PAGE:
- Long, long headlines:
This headline clearly illustrates the typical length of a Mail Online headline. Evidently, it enables an editor to get a wide range of mid tail keywords:
- victoria beckham slender
- victoria beckham baby
- victoria beckham lingerie
- victoria beckham birth
- …and on
On Mail Online, the headline <h1> is close to what you’d normally expect in a byline. But then they also use some rather more calculating methods when optimising for ‘low brow’ search, such as the aforementioned ‘pippa middleton’s arse’ – with Malcolm Coles finding them to put the variation into the HTML <title>, news sitemap and URL, but not showing it on the page.
Real World Takeaway: If you’re writing articles, then take time to think of a strong headline that uses a breadth of keywords. If you’re able to, put an alternative headline into the <title> tag that adds further keywords.
Always ensure that you can write 250 words of copy – if you can’t, it’s not really worth the story!
Good headlines grab attention and have plenty of keywords.
5. Super curation (with added Pinterest)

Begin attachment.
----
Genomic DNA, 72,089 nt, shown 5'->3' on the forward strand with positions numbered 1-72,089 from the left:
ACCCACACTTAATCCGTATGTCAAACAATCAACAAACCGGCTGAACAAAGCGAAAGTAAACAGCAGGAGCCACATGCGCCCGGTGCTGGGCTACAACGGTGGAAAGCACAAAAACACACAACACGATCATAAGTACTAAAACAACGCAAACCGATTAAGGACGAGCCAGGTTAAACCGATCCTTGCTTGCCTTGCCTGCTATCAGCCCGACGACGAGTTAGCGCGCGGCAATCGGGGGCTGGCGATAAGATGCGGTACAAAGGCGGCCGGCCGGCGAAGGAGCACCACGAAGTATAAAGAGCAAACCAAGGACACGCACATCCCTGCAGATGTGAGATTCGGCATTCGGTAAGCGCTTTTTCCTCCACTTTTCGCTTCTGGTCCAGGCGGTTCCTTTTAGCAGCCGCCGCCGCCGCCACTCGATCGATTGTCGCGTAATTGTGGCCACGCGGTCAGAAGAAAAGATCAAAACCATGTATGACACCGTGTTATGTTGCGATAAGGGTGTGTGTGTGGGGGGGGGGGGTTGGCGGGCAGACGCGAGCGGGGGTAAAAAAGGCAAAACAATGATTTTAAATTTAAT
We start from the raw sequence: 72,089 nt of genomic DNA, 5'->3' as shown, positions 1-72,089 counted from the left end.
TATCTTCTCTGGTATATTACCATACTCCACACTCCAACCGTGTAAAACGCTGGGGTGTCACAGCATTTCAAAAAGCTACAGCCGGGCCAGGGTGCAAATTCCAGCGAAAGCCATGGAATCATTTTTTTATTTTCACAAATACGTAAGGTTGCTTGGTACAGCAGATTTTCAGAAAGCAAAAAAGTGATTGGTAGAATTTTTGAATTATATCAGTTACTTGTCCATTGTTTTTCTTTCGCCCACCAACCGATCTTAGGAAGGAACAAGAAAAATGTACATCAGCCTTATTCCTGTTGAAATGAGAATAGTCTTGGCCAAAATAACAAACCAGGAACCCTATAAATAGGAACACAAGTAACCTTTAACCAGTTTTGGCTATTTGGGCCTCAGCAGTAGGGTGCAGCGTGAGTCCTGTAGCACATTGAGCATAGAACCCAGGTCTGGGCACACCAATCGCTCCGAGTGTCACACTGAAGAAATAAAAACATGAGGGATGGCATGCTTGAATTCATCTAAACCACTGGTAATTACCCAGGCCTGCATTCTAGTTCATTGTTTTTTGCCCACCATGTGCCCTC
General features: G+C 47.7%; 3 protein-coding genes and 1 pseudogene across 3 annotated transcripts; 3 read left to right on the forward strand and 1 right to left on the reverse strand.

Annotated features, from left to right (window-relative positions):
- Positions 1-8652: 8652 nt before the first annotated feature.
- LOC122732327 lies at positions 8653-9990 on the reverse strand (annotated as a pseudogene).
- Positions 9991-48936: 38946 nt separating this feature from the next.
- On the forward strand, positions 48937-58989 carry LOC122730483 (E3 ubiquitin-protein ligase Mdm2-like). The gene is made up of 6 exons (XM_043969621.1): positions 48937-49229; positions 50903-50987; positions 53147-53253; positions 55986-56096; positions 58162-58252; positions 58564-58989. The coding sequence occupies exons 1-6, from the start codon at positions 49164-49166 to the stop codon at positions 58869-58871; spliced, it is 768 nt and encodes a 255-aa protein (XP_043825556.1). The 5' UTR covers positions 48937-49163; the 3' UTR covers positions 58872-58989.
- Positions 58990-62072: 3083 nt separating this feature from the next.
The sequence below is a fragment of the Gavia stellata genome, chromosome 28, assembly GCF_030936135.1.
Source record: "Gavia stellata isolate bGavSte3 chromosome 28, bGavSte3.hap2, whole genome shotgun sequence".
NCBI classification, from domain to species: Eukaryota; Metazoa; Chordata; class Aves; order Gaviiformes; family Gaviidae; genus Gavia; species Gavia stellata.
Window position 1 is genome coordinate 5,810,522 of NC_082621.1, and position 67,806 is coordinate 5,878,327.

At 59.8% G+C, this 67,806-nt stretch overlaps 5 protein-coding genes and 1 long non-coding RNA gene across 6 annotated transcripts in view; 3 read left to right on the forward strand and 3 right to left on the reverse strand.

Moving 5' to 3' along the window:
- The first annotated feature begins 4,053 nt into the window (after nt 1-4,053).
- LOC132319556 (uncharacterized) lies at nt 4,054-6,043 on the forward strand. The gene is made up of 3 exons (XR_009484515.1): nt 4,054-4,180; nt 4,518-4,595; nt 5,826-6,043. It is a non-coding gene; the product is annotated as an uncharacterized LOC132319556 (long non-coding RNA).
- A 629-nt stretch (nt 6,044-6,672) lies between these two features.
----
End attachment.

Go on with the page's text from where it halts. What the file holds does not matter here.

While Pinterest became super-hyped at the beginning of last year and content curation fast became digital marketing's biggest buzzword, I sat scratching my head wondering what to do with it.
The audience was really quite small, and those followed links would inevitably be closed soon. I urged people in my company to hold off having a ‘Pinterest strategy’.
Then I figured if you could draw up very specific boards around a particular topic, you could curate images from your own site on these boards – which would be easier to manage than in a Content Management System or desktop.
You could then ‘recycle’ these images on your site in curated lists. For instance, Grazia has a pinboard of smokey eyes, which was then recycled into a curated story on the site. Note that this had didn’t have much to do with extending the Pinterest reach.
The potential UK following on Pinterest may never be as large or as valuable as on Twitter, so it wasn’t a focus. The followers were simply a by-product of curating the content and ensuring it was promoted on other social channels.
Glamour Magazine take this approach even further, which the main proposition of their website being about curated galleries that are easy to click through – if you want to see 82 examples of Winter 2012 Hair Trends, then that’s easily accessed.
Meanwhile, their collection of the 100 Sexiest Men of 2012 achieved 20,000 social shares. In a battle of the sexes, FHM.com’s 100 Sexiest Women 2012 was shared 12,000 times – although still an honourable effort.
Real World Takeaway: We know that list formats regularly make highly engaging and sharable content. But have you considered which great lists could be right under your nose?
Perform a site search on chosen topics and see if there is imagery that you could curate and recycle into a new story. You might even build some Pinterest followers while you’re at it.